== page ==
May is EDS Awareness Month post 3

I will be answering @taylers.danlos.syndrome‘s 31 EDS Awareness Month Challenge questions, inter-cut with photos and EDS titbits. Go back to post 1 to see the 31 questions in full.

***Disclaimer*** Nothing on these posts should be taken as medical advice, I am speaking from personal experience.

Photo taken by @OscarVinter

[#imagedescription a photo of charlie a young white woman with brown hair, she is centre frame and wears a black face mask. She also wears a white and green neck brace and a long-sleeved black top and sits in a black wheelchair, although only her head and shoulders are visible. Behind her is a grey wooden fence. Across the bottom of the photo is a semi-transparent white banner with writing in black font, 'Do you have any comorbid illness?']

3. Do you have any comorbid illnesses?

Yes, I have almost a full-house of comorbid illness.

I was first diagnosed with Chronic Fatigue Syndrome or ME, however received very little treatment for this and as it is such a badly misunderstood illness with arguably a greater level of prejudice, mistreatment and ignorance from medical communities (even compared with EDS, which is up there as a mistunderstood illness) I let it sort of drop of my diagnosis list. (For a better understanding of ME look no further than or Jen Brea's documentary, Unrest I certainly fit the criteria and experience PEM (Post-exertional Malaise) or Post-exertional Neurological Exhaustion which for me feels like having a very specific flu.

Then I had a Pulmonary embolism with no obvious trigger. Then Factor V Leiden Deficiency. A genetic mutation that makes me more prone to blood clots.

Then I was diagnosed with Idiopathic (no known cause) Gastroparesis, I was diagnosed by a Gastric Emptying study, which is a scan where you eat some egg with radioactive material and they document it as it moved through your digestive tract, none of this egg moved beyond my stomach as it was almmost fully parralysed and we were told I would never know why I had this, the sudden onset of continually declining health over a few years at this point in my early twenties was 'bad luck' and I would never get better. I was put on a liquid diet and kept getting skinnier and sicker. At my thinnest I was about 7 and a half stone at 5ft 5inches.

A few months later I was diagnosed with Endometriosis after a decade of being told to suck it up, periods are meant to be horrible. Again, this was all 'bad luck'. If you want to understand more about Endometriosis from a historical, sociological, scientific and personal illness memoir perspective Abby Norman's, Ask Me About My Uterus , is awesome ( and it's available on audibook.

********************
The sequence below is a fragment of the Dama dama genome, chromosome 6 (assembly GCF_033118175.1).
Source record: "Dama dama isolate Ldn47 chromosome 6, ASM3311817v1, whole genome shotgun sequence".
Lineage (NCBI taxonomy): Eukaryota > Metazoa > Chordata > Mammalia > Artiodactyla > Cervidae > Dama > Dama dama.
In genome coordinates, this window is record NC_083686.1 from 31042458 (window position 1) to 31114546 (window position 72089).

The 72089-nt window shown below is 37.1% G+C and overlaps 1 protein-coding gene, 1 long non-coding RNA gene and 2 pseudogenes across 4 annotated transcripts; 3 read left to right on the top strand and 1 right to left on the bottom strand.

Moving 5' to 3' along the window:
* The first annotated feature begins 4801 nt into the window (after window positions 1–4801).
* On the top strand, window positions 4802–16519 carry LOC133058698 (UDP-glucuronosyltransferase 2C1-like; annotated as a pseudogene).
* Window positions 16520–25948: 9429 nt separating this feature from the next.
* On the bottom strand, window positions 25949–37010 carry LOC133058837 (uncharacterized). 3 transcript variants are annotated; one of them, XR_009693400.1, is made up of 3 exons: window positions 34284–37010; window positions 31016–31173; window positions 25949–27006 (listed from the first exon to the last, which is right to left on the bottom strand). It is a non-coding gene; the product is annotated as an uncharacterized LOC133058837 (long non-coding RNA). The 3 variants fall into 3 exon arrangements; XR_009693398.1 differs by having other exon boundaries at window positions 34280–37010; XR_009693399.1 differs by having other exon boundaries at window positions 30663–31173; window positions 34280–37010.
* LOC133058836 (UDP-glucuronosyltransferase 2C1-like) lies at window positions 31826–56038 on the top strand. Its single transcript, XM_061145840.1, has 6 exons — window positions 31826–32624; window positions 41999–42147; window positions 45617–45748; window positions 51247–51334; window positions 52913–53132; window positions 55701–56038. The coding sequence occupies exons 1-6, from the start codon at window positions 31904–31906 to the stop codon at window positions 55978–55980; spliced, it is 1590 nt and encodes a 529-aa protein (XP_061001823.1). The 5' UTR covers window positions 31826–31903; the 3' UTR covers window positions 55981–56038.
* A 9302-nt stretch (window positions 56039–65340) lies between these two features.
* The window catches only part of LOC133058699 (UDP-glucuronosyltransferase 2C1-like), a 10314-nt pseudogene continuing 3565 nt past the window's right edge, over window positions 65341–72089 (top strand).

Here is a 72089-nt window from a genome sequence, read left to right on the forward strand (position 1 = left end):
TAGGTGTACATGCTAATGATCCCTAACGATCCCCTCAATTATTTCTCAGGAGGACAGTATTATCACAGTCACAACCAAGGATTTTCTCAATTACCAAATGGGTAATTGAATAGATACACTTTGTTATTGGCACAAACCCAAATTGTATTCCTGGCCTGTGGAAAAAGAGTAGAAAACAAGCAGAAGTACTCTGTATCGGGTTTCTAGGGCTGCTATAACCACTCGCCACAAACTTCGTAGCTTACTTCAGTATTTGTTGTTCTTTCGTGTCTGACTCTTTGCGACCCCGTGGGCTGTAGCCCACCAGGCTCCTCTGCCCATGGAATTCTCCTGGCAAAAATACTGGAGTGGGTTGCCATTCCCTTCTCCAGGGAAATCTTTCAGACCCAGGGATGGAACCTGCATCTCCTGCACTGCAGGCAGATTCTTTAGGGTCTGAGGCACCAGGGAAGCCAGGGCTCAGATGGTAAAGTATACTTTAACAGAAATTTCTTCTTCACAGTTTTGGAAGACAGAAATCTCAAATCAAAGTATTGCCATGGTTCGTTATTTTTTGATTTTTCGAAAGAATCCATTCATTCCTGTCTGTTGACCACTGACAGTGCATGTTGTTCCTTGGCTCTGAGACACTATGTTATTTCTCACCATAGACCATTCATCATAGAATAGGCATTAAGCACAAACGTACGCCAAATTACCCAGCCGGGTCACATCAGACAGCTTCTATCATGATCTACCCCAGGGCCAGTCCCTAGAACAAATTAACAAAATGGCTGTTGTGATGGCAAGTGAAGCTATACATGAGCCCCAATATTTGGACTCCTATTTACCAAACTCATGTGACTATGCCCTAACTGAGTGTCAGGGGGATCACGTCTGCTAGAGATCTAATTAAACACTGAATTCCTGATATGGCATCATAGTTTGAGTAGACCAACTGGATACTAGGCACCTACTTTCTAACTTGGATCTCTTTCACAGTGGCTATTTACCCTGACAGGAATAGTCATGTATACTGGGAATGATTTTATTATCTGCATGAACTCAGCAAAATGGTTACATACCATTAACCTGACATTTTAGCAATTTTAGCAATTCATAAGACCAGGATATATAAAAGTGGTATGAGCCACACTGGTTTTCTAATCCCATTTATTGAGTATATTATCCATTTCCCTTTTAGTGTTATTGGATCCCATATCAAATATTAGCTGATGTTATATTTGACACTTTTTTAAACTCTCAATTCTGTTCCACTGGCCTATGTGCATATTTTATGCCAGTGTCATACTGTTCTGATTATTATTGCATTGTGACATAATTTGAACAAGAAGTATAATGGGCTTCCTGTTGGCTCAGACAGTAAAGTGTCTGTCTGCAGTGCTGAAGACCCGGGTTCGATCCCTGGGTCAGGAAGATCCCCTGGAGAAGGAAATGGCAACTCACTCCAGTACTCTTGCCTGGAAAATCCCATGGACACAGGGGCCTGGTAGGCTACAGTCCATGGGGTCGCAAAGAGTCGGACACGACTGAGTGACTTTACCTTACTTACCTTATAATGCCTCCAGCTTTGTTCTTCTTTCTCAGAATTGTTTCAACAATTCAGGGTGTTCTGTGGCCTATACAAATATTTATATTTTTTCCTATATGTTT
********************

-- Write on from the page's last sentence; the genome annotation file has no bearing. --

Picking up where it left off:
All of these diagnosis' sadly took a lot of research and self-advocacy and fighting on my behalf something I was priviledged enough to have the time and access to do.

So eventually after a life-time (well 26 years) of symptpms and signs and a lot of research on my behlaf I got an EDS diagnosis which also pointed in the direction of a POTS (Postural Orthostatic Tachycardia Syndrome) and MCAS (Mast Cell Activation Syndrome) diagnosis.

After a long time battling with spine and neck issues being told it was all psychological my EDS diagnosis and my own research led to a diagnosis of Scoliosis, Syringomyelia, chronic CSF leaks, Cerviomedullary Syndrome caused by Atlanto-axial Instability and Craniocervical Instability.

"Excessive mobility of the craniocervical junction can affect upper spinal cord and brain stem compression which manifest as a syndrome known as “cervicomedullary syndrome”, basically, amongst many reasons, due to the stretching of the neural elements at these levels and Vertebral Artery flow disturbances." Dr Gilete,

I had a fusion in my neck from my skull down all the cervical verterbrea to T1, the first vertebrea of the Thoracic spine and a decompression of my jugular veins at C1. I had this done on the 9th May 2019, less than a month ago and am still fresh in recovery so I am anxious about speaking too soon but incredibly it seems like many of my comorbid conditions are in remission. But watch this space to see how my recovery progresses.

EDS titbit or tidbit as American's say: EDS can cause many comordid conditions (as evidenced by my ridiculous body). EDS can cause issues in almost any part of the body, it is not just "bad luck". One of the motto's for the EDS toolkit is, "If you can't connect the issue, think connective tissue". In other words ''Non-specific and medically unexplained symptoms are usually real and should not be dismissed. It can be easy to make a big difference to the quality of life of some of your most complex patients with a few simple and inexpensive measures, but the journey starts with recognition.'


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